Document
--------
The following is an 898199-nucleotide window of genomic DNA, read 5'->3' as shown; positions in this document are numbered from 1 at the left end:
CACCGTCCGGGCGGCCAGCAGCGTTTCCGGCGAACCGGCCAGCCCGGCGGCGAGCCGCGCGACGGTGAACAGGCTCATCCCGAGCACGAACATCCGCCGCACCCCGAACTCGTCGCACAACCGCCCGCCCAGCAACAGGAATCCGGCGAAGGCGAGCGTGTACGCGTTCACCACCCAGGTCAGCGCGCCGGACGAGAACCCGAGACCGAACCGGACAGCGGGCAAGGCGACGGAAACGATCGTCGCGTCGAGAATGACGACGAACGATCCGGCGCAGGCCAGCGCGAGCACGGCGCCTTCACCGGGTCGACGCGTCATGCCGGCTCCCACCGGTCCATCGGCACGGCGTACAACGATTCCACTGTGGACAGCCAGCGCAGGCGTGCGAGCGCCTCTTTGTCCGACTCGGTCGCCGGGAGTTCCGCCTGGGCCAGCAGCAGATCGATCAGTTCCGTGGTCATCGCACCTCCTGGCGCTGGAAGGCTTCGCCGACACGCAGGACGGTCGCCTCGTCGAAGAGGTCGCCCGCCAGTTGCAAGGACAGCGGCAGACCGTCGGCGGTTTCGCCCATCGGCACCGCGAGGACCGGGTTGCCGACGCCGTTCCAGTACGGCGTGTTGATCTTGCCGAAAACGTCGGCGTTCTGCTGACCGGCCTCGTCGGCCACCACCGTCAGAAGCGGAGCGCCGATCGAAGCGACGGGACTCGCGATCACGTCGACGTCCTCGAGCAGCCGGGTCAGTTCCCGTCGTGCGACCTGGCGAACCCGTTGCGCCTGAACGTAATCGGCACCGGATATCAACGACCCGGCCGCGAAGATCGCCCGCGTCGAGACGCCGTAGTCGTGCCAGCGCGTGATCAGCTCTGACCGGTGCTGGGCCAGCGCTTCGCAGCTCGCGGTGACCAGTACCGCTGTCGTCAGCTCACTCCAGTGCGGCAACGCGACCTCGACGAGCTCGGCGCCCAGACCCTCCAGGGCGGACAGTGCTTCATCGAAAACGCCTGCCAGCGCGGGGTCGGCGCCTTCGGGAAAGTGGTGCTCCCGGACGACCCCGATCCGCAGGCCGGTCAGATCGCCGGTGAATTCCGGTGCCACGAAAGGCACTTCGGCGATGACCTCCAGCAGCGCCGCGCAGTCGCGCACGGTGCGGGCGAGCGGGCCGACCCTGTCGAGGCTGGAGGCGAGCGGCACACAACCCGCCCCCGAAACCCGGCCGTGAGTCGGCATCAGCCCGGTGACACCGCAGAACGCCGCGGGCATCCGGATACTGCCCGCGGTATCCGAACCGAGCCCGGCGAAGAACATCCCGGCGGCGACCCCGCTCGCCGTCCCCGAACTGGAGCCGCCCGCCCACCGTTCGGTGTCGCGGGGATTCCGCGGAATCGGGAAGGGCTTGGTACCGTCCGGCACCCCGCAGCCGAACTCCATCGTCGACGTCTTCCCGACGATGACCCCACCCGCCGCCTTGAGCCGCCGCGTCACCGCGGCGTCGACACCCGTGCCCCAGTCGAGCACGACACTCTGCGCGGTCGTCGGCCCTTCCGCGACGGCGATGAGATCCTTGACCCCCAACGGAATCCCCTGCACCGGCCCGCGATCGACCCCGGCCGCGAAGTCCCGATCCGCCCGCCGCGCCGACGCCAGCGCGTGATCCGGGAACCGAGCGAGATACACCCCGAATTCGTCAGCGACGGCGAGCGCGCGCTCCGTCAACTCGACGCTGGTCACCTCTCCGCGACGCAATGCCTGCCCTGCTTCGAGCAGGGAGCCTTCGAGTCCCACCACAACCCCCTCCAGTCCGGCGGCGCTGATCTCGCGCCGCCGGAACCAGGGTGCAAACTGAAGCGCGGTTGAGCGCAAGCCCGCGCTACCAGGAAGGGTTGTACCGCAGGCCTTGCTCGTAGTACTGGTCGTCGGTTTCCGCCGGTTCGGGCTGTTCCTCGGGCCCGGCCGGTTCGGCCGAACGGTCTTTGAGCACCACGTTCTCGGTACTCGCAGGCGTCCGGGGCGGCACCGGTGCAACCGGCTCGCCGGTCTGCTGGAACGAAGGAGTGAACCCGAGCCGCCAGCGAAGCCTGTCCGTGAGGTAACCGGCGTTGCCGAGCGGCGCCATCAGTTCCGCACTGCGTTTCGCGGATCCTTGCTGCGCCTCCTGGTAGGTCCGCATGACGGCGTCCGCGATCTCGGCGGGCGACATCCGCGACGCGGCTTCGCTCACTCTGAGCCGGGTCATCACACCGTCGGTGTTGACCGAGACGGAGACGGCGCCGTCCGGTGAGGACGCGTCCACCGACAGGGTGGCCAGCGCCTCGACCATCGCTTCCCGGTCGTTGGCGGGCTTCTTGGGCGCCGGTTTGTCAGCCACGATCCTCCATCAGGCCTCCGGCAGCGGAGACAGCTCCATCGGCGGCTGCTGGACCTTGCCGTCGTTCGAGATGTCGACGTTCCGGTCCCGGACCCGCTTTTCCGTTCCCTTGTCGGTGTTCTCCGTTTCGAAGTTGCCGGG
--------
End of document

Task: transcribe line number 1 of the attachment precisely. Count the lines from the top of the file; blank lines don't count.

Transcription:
The following is an 898199-nucleotide window of genomic DNA, read 5'->3' as shown; positions in this document are numbered from 1 at the left end: